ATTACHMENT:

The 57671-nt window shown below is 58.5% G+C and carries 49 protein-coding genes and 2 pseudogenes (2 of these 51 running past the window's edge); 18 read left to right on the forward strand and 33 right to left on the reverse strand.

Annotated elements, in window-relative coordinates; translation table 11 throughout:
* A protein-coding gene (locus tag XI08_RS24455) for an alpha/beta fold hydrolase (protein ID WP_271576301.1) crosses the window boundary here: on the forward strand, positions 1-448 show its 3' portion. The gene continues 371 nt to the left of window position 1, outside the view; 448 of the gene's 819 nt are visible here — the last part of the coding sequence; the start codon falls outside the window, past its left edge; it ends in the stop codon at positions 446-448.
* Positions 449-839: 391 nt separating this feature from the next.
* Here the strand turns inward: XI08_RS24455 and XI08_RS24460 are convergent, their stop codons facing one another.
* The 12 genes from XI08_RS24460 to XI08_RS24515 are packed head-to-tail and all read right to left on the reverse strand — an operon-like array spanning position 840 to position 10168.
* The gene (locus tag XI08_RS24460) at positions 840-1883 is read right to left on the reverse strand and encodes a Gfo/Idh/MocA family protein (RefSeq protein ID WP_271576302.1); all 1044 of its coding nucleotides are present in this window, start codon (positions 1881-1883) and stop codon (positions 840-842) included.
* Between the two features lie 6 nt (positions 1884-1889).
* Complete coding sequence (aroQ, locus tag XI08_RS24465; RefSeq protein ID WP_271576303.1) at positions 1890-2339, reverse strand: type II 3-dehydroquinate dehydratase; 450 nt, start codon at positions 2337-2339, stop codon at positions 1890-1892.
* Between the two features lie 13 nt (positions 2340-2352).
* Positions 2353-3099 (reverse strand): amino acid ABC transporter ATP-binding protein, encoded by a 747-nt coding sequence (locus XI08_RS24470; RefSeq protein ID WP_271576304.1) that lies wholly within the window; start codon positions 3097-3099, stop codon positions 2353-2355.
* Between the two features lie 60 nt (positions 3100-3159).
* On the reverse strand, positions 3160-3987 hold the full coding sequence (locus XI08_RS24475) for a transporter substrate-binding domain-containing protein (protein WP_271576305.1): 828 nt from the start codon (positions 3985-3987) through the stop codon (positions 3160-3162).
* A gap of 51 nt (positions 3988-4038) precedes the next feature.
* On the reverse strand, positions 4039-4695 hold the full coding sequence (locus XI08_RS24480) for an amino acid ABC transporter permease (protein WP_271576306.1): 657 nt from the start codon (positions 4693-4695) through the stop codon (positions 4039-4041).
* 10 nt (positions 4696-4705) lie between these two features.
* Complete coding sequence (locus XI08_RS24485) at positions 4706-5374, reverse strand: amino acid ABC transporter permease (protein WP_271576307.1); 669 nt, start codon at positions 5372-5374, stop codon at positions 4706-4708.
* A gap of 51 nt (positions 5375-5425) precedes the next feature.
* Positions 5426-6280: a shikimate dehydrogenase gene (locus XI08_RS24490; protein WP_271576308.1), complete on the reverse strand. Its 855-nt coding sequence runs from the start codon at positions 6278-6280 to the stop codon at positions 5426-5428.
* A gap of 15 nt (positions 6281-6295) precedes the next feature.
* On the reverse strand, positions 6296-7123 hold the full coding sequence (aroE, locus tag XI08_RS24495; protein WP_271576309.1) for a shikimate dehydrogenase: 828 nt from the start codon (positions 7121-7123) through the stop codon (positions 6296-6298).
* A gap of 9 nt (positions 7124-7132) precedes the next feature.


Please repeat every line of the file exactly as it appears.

The 57671-nt window shown below is 58.5% G+C and carries 49 protein-coding genes and 2 pseudogenes (2 of these 51 running past the window's edge); 18 read left to right on the forward strand and 33 right to left on the reverse strand.

Annotated elements, in window-relative coordinates; translation table 11 throughout:
* A protein-coding gene (locus tag XI08_RS24455) for an alpha/beta fold hydrolase (protein ID WP_271576301.1) crosses the window boundary here: on the forward strand, positions 1-448 show its 3' portion. The gene continues 371 nt to the left of window position 1, outside the view; 448 of the gene's 819 nt are visible here — the last part of the coding sequence; the start codon falls outside the window, past its left edge; it ends in the stop codon at positions 446-448.
* Positions 449-839: 391 nt separating this feature from the next.
* Here the strand turns inward: XI08_RS24455 and XI08_RS24460 are convergent, their stop codons facing one another.
* The 12 genes from XI08_RS24460 to XI08_RS24515 are packed head-to-tail and all read right to left on the reverse strand — an operon-like array spanning position 840 to position 10168.
* The gene (locus tag XI08_RS24460) at positions 840-1883 is read right to left on the reverse strand and encodes a Gfo/Idh/MocA family protein (RefSeq protein ID WP_271576302.1); all 1044 of its coding nucleotides are present in this window, start codon (positions 1881-1883) and stop codon (positions 840-842) included.
* Between the two features lie 6 nt (positions 1884-1889).
* Complete coding sequence (aroQ, locus tag XI08_RS24465; RefSeq protein ID WP_271576303.1) at positions 1890-2339, reverse strand: type II 3-dehydroquinate dehydratase; 450 nt, start codon at positions 2337-2339, stop codon at positions 1890-1892.
* Between the two features lie 13 nt (positions 2340-2352).
* Positions 2353-3099 (reverse strand): amino acid ABC transporter ATP-binding protein, encoded by a 747-nt coding sequence (locus XI08_RS24470; RefSeq protein ID WP_271576304.1) that lies wholly within the window; start codon positions 3097-3099, stop codon positions 2353-2355.
* Between the two features lie 60 nt (positions 3100-3159).
* On the reverse strand, positions 3160-3987 hold the full coding sequence (locus XI08_RS24475) for a transporter substrate-binding domain-containing protein (protein WP_271576305.1): 828 nt from the start codon (positions 3985-3987) through the stop codon (positions 3160-3162).
* A gap of 51 nt (positions 3988-4038) precedes the next feature.
* On the reverse strand, positions 4039-4695 hold the full coding sequence (locus XI08_RS24480) for an amino acid ABC transporter permease (protein WP_271576306.1): 657 nt from the start codon (positions 4693-4695) through the stop codon (positions 4039-4041).
* 10 nt (positions 4696-4705) lie between these two features.
* Complete coding sequence (locus XI08_RS24485) at positions 4706-5374, reverse strand: amino acid ABC transporter permease (protein WP_271576307.1); 669 nt, start codon at positions 5372-5374, stop codon at positions 4706-4708.
* A gap of 51 nt (positions 5375-5425) precedes the next feature.
* Positions 5426-6280: a shikimate dehydrogenase gene (locus XI08_RS24490; protein WP_271576308.1), complete on the reverse strand. Its 855-nt coding sequence runs from the start codon at positions 6278-6280 to the stop codon at positions 5426-5428.
* A gap of 15 nt (positions 6281-6295) precedes the next feature.
* On the reverse strand, positions 6296-7123 hold the full coding sequence (aroE, locus tag XI08_RS24495; protein WP_271576309.1) for a shikimate dehydrogenase: 828 nt from the start codon (positions 7121-7123) through the stop codon (positions 6296-6298).
* A gap of 9 nt (positions 7124-7132) precedes the next feature.